This is not a yes or no answer for me. I like trimming if I'm feeling I have the time- Then its a snap and I get in the groove. If the sun is shining and I need to throw a ton more to get into the sun to dry than trimming is in the way of more production and I wrap the work and come back to it. I like to trim but only when its just right moisture wise. During the spring/summer when I have more time is when trimming is very enjoyable-come fall when I'm drying the work in the studio with heater cranked trimming is no joy and gets in the way but has to be done to clear the decks for the next batch.I'm told I trim like a mad man but thats true with just about all I do-Type A all the way.Trimming is like mediation is the warm weather times usually. I like to start out the day with trimming but often end the day with trimming the days sun dried work.
Mark Cortright

#5 Dinah


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Posted 05 September 2012 - 07:15 PM

Trimming. Good. Foot ring is your biography read by your buyer. And, if they do pick up the piece and look at the foot ring, they are a knowledgeable buyer. And if they look nonplussed you can chime in and tell them what an important thing they've just undertaken by looking at the bottom of the pot. And why. Maybe a wiggle wire finish on a guinomi's flat surface to be flashed as you kampai your sake; maybe a 3/4" footring. Your call. Your skill in throwing. Your consideration and attention to detail. Use a burnish block to smooth off any burrs, real or imagined. I have one handy to employ with a flourish on the base of any pot which has been purchased. Part of the Service, Sir/Madam.... However, I've already smoothed it off in the studio. Showmanship. Do it.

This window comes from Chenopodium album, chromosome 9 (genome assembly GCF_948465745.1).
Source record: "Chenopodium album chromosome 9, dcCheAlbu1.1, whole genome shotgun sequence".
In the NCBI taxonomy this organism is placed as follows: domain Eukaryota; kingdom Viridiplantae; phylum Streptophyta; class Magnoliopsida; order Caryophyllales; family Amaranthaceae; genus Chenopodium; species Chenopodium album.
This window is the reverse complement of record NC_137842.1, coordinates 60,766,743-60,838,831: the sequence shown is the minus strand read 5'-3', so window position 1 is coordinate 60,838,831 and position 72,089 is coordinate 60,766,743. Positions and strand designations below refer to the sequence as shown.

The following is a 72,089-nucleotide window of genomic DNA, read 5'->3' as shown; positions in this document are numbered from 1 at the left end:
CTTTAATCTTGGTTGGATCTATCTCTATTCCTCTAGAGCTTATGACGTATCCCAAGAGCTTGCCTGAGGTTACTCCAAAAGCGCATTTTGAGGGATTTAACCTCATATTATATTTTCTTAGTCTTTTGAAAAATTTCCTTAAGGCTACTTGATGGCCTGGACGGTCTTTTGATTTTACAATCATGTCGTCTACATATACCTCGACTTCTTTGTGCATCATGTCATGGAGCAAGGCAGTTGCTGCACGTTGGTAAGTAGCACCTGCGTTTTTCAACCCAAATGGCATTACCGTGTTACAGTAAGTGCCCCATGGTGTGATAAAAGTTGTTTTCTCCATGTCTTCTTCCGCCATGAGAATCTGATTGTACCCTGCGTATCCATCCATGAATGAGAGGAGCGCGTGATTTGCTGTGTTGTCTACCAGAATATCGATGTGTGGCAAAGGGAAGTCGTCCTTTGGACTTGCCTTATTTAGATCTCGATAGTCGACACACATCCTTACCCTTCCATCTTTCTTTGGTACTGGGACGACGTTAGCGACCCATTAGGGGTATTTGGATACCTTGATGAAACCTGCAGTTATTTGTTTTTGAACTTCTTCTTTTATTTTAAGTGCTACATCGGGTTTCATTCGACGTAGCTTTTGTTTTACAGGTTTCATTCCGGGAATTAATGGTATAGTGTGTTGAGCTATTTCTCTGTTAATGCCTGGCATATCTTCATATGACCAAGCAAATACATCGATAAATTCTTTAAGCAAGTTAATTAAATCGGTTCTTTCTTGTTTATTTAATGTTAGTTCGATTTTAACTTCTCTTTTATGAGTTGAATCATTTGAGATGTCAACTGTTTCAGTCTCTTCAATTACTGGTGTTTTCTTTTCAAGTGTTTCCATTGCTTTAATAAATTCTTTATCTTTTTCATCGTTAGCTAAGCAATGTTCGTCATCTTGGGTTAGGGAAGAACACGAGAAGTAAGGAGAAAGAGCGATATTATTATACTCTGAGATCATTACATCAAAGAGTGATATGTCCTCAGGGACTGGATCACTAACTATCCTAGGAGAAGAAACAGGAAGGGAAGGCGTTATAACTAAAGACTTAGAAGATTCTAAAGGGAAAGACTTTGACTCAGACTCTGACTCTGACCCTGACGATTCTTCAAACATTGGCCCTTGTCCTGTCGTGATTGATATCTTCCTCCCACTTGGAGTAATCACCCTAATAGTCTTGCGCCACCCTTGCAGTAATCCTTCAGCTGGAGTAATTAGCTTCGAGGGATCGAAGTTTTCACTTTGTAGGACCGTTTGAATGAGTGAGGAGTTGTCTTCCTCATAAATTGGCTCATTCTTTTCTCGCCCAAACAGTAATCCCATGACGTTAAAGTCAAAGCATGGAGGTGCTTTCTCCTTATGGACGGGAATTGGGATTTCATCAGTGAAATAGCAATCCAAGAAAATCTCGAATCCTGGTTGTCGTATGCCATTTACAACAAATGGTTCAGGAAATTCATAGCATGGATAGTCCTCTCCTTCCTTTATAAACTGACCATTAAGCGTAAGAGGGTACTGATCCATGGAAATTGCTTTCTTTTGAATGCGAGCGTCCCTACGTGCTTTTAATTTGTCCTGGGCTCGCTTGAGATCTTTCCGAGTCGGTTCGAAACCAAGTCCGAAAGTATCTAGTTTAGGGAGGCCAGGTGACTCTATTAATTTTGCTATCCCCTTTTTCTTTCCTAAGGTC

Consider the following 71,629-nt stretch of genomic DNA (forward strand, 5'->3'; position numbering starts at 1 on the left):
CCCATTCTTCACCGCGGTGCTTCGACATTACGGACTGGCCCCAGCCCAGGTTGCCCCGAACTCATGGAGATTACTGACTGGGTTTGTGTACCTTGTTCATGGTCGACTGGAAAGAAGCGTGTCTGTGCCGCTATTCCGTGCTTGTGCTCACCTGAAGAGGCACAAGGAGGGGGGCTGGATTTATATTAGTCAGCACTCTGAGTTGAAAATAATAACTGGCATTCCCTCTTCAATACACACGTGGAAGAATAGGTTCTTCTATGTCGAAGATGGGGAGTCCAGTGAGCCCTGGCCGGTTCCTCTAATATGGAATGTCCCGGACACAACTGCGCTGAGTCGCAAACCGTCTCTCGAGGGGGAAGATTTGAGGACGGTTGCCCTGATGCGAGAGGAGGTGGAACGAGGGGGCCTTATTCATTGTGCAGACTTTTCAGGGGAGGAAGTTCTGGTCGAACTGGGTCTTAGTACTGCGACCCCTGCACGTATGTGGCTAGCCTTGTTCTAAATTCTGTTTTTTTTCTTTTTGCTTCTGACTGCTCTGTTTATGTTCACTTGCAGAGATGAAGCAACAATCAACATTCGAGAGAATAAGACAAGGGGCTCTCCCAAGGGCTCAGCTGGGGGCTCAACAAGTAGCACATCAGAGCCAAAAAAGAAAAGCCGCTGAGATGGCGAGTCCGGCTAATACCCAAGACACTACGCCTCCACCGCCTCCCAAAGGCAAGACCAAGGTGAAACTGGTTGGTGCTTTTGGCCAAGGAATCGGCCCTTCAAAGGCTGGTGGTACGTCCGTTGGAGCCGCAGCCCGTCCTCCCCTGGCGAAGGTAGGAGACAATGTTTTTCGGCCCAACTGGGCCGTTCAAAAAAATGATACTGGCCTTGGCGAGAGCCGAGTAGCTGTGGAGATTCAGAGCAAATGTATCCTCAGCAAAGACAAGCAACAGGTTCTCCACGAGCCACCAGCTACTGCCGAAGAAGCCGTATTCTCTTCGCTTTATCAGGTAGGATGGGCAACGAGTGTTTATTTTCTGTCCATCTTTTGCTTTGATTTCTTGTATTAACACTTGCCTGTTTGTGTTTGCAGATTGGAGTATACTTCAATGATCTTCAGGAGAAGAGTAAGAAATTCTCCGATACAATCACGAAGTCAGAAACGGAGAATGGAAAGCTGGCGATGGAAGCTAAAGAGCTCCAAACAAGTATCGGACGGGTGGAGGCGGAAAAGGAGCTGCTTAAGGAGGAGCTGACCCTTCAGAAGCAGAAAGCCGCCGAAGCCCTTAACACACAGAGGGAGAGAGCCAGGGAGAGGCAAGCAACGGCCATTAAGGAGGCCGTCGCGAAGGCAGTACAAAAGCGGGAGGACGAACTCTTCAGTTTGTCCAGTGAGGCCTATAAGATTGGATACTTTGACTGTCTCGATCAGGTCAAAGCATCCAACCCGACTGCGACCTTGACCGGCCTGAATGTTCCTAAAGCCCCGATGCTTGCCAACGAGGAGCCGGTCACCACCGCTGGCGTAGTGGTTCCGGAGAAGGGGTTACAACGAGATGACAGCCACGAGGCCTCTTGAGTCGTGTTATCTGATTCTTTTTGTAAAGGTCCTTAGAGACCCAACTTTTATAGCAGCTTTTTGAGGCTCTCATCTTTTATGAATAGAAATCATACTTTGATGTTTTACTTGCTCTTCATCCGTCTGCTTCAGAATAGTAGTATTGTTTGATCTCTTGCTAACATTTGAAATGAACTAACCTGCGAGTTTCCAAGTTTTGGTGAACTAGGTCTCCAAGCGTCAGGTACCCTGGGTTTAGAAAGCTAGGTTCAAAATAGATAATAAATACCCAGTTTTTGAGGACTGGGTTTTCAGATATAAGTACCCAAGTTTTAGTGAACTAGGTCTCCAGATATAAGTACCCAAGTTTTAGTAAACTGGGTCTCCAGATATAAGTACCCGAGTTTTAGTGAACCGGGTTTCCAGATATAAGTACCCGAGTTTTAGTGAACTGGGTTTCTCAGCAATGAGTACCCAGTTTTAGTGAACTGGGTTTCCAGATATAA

#6 Evelyne Schoenmann

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Posted 12 September 2012 - 05:07 AM

I like trimming much more than throwing. You can alter a piece some more (foot, shape) and you can use your fantasy to chatter the piece or give it some fancy adornment. Alas, I destroyed some of the pieces also in trimming too extensive.